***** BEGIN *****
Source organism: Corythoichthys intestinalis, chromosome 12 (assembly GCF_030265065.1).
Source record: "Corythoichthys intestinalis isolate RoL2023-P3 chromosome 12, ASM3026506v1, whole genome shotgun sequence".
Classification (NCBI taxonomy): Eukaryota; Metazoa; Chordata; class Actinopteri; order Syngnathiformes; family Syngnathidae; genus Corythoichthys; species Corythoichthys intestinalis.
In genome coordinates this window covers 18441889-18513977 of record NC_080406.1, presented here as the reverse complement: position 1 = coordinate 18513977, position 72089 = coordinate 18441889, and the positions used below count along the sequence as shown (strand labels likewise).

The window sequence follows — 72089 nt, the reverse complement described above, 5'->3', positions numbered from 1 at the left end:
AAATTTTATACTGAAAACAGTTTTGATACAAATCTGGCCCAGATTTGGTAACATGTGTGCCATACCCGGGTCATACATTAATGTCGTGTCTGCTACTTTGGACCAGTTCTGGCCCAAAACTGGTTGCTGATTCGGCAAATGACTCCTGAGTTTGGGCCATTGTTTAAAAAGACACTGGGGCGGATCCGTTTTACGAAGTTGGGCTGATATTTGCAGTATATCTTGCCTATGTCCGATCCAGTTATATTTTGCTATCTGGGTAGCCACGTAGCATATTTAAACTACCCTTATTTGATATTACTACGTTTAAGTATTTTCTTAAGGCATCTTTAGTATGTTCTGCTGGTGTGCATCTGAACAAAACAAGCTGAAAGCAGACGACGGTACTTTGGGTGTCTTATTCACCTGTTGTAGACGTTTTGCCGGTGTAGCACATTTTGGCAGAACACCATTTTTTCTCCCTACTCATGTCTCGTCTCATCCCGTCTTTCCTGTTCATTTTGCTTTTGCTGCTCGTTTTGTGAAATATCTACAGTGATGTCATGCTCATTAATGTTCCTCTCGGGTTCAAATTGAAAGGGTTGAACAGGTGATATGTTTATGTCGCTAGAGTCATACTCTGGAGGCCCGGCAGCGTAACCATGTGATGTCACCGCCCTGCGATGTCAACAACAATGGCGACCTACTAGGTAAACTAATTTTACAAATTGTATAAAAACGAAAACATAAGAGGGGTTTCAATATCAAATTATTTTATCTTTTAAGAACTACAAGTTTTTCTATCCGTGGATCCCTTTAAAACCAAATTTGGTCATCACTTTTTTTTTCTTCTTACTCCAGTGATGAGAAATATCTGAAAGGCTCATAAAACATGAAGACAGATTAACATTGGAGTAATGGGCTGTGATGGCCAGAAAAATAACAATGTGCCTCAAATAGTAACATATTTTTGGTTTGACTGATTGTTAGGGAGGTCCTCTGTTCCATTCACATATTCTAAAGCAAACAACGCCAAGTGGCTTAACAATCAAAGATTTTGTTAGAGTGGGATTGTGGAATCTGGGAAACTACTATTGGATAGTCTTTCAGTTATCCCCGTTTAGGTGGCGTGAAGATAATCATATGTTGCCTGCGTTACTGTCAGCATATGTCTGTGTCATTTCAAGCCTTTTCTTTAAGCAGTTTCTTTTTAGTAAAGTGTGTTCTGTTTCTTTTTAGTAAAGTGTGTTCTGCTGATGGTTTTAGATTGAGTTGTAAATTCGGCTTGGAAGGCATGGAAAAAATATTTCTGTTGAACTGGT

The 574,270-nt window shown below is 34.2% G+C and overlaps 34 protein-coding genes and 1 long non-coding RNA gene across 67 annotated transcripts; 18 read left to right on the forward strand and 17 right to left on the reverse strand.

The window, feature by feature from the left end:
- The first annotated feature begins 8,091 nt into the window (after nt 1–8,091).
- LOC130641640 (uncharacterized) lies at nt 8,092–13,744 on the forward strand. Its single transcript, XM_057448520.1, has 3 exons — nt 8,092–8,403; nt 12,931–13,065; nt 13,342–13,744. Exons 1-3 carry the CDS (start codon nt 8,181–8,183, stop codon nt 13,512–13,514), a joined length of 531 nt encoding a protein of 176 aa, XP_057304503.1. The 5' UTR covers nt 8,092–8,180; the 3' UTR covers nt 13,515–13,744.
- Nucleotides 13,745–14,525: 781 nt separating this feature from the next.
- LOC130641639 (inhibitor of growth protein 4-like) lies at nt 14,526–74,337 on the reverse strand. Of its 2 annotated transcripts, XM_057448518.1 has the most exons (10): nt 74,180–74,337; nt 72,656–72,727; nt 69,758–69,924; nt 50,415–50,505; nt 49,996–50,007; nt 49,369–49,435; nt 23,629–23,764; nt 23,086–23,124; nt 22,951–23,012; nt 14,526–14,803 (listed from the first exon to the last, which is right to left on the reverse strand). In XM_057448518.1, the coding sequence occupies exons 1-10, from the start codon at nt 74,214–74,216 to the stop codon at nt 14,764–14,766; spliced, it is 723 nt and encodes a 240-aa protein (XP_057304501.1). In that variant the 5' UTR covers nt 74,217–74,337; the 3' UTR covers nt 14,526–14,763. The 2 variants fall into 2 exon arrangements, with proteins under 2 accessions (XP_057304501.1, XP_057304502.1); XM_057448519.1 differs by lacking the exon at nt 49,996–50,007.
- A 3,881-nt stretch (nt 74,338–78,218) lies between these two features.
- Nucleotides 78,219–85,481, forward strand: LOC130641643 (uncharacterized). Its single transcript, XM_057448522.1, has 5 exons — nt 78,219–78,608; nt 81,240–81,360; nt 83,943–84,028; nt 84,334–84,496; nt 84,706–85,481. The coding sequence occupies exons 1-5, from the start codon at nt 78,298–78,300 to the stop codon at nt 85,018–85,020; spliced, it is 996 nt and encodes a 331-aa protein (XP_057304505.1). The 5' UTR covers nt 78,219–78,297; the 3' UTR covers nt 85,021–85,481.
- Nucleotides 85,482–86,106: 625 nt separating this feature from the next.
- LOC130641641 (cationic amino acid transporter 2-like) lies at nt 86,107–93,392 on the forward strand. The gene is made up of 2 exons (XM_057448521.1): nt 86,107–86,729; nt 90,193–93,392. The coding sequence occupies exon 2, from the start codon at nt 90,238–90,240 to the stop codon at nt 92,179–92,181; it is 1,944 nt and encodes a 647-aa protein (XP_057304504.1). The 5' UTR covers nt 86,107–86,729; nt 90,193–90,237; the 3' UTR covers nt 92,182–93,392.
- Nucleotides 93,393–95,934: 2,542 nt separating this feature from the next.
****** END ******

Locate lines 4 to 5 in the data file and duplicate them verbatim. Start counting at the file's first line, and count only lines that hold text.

In genome coordinates this window covers 18441889-18513977 of record NC_080406.1, presented here as the reverse complement: position 1 = coordinate 18513977, position 72089 = coordinate 18441889, and the positions used below count along the sequence as shown (strand labels likewise).

The window sequence follows — 72089 nt, the reverse complement described above, 5'->3', positions numbered from 1 at the left end: